Many of the surface elements that are visually front and center are finished well. By finished well I mean that in photos (and when quickly glanced at on wrist) the watch will look pretty good. The coin-edge detailing on the caseback is a feature that I really enjoy and the fixed bezel’s high polish makes the Tiger Concept watch look high end. But the overall quality of feeling when you have the case in your hands is a bit sloppy. It has that “hollow” feeling you can get sometimes in low quality timepieces. I’m not sure if it’s related to the quality of metal used, but I have $70 watches (homages and original designs) that have watch cases which feel twice as high quality as the Tiger Concept watch.
Tiger Concept Watch Water Resistance?
I want to address water resistance in it’s own section since there is a lot of discussion around this. My Tiger Concept watch says it’s rated for 200m – it’s not; that’s a lie. Don’t trust that water resistance rating. The dial only says 200m because the original Tudor this watch is based off of has it. In fact, Tiger Concept clears up the debate around water resistance directly on their site, stating:
“This watch is design for 5 ATM.
We do not warranty for water damage.
Watch is water resistant only, not recommended for swimming or diving.
Wording on all watch dial is for decoration purpose only.”
I know there are stories out there of people swimming with these watches and being fine. But keep in mind how my caseback wasn’t screwed down properly. If I didn’t catch that and got caught in the rain or took a quick swim with that watch on, it’d fill with water and drown the movement. Then I’d instantly be out $139.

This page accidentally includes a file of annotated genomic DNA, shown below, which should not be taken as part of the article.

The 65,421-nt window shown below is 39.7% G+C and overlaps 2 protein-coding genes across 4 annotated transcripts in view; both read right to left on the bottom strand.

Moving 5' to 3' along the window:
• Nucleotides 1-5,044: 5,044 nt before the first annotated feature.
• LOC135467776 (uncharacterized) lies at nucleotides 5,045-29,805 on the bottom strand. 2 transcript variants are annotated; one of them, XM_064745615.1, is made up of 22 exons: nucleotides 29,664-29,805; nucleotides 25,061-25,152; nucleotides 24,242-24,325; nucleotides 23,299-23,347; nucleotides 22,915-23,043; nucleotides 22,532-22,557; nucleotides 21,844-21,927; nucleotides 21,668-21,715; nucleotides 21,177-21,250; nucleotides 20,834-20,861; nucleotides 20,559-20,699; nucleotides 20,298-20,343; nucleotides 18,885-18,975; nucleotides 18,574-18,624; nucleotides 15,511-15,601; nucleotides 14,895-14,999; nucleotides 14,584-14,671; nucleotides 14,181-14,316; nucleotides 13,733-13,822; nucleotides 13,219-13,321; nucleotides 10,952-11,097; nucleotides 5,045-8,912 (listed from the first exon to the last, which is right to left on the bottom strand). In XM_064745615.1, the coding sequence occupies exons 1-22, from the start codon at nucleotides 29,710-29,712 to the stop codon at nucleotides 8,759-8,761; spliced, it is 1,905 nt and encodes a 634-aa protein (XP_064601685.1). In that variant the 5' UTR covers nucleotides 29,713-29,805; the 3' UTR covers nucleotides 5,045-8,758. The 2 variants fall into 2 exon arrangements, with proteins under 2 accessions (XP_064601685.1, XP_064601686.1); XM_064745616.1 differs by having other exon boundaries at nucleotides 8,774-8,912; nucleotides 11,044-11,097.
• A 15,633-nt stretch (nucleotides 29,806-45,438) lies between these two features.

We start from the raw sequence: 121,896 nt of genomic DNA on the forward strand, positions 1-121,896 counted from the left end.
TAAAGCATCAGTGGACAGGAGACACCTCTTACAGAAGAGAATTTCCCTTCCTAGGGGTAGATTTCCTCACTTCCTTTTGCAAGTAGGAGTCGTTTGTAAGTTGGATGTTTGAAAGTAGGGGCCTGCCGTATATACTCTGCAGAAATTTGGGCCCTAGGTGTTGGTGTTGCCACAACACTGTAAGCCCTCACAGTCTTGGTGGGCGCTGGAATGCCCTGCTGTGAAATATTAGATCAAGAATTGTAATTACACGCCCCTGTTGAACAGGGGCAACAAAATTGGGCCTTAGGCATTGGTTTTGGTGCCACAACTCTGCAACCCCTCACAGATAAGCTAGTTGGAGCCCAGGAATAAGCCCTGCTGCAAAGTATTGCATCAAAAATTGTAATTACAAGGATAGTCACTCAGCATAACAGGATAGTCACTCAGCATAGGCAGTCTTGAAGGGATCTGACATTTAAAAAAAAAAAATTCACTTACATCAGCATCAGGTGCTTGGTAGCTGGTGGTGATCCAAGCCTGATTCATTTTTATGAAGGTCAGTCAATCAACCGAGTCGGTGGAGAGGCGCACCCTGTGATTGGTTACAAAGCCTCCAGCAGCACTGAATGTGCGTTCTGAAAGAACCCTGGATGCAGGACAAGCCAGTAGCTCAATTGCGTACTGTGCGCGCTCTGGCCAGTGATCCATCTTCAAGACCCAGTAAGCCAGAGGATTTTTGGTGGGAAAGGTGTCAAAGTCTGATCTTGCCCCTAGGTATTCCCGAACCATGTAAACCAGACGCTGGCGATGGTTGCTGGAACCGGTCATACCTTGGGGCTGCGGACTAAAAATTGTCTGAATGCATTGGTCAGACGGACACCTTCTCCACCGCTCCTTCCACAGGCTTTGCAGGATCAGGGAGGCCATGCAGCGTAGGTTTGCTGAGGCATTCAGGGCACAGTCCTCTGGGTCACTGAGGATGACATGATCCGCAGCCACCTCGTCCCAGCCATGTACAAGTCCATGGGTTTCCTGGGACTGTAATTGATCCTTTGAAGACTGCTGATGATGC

How’s The Dial?
The Tiger Concept dial seems pretty solid in terms of the quality. That’s not too surprising since it’s the dial variances and styles that often attracts folks. They even sell the dials and hands for separate use. The quality of the text is clean – doesn’t look too rough or anything. The markers also have that great bright presence which lends itself to strong legibility. Plus the parts that are high polish really catch the light well and make the dial look great at certain angles.
The hands and applied markers are white because of the lume. I’m honestly not sure what lume my Tiger Concept watch is using because the website doesn’t specify. However, it seems to hold a charge quite well and shines brightly, so I’m assuming the actual material or powder mixture isn’t too bad.
However, the lume is applied poorly. You can’t tell in daylight or low-light lume situations, but in very dark room the Tiger Concept watch’s poorly applied lume shows itself. Check out the photos below.
The first photo is of my Tiger Concept watch. Note how splotchy the luminescence is on the markers. Compare that to the lume on my Invicta Pro Diver in the second photo. Now while the Tiger Concept clearly has more lume, the Invicta’s lume application is finished with a greater attention to detail and level of care. Generously using lume that’s very powerful means nothing if it isn’t applied well.
I know I wasn’t going to be blown away by the bracelet by any means, but I still wasn’t prepared for how bad of an experience I was going to have with the Tiger Concept bracelet.